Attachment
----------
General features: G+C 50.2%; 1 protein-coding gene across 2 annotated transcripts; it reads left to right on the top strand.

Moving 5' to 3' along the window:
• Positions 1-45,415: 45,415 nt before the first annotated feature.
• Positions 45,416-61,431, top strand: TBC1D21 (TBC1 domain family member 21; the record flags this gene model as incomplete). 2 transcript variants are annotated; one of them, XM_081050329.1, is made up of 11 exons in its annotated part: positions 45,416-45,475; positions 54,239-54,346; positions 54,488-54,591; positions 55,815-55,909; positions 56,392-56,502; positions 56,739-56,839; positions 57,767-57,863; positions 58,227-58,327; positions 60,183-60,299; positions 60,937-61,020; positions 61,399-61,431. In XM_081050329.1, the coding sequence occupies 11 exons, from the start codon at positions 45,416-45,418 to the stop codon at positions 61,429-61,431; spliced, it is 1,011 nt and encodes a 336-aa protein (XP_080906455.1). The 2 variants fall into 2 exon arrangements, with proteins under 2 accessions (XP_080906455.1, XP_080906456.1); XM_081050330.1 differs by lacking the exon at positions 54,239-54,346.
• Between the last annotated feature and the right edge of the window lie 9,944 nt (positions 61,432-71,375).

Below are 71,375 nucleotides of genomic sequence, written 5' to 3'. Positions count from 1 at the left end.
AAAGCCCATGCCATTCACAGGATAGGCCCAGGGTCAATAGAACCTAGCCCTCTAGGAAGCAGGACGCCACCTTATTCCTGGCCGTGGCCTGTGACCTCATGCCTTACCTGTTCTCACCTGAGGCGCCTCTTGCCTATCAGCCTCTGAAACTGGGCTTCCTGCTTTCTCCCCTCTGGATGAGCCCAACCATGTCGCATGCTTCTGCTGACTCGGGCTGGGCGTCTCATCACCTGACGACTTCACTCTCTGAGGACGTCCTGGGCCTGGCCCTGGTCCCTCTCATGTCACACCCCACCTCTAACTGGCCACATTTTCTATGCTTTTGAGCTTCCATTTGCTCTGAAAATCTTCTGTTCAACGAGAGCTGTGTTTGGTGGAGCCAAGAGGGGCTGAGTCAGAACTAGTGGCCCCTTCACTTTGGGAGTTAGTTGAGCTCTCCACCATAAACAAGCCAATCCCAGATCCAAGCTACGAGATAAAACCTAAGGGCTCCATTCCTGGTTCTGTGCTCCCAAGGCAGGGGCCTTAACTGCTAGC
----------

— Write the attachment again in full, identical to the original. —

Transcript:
General features: G+C 50.2%; 1 protein-coding gene across 2 annotated transcripts; it reads left to right on the top strand.

Moving 5' to 3' along the window:
• Positions 1-45,415: 45,415 nt before the first annotated feature.
• Positions 45,416-61,431, top strand: TBC1D21 (TBC1 domain family member 21; the record flags this gene model as incomplete). 2 transcript variants are annotated; one of them, XM_081050329.1, is made up of 11 exons in its annotated part: positions 45,416-45,475; positions 54,239-54,346; positions 54,488-54,591; positions 55,815-55,909; positions 56,392-56,502; positions 56,739-56,839; positions 57,767-57,863; positions 58,227-58,327; positions 60,183-60,299; positions 60,937-61,020; positions 61,399-61,431. In XM_081050329.1, the coding sequence occupies 11 exons, from the start codon at positions 45,416-45,418 to the stop codon at positions 61,429-61,431; spliced, it is 1,011 nt and encodes a 336-aa protein (XP_080906455.1). The 2 variants fall into 2 exon arrangements, with proteins under 2 accessions (XP_080906455.1, XP_080906456.1); XM_081050330.1 differs by lacking the exon at positions 54,239-54,346.
• Between the last annotated feature and the right edge of the window lie 9,944 nt (positions 61,432-71,375).

Below are 71,375 nucleotides of genomic sequence, written 5' to 3'. Positions count from 1 at the left end.
AAAGCCCATGCCATTCACAGGATAGGCCCAGGGTCAATAGAACCTAGCCCTCTAGGAAGCAGGACGCCACCTTATTCCTGGCCGTGGCCTGTGACCTCATGCCTTACCTGTTCTCACCTGAGGCGCCTCTTGCCTATCAGCCTCTGAAACTGGGCTTCCTGCTTTCTCCCCTCTGGATGAGCCCAACCATGTCGCATGCTTCTGCTGACTCGGGCTGGGCGTCTCATCACCTGACGACTTCACTCTCTGAGGACGTCCTGGGCCTGGCCCTGGTCCCTCTCATGTCACACCCCACCTCTAACTGGCCACATTTTCTATGCTTTTGAGCTTCCATTTGCTCTGAAAATCTTCTGTTCAACGAGAGCTGTGTTTGGTGGAGCCAAGAGGGGCTGAGTCAGAACTAGTGGCCCCTTCACTTTGGGAGTTAGTTGAGCTCTCCACCATAAACAAGCCAATCCCAGATCCAAGCTACGAGATAAAACCTAAGGGCTCCATTCCTGGTTCTGTGCTCCCAAGGCAGGGGCCTTAACTGCTAGC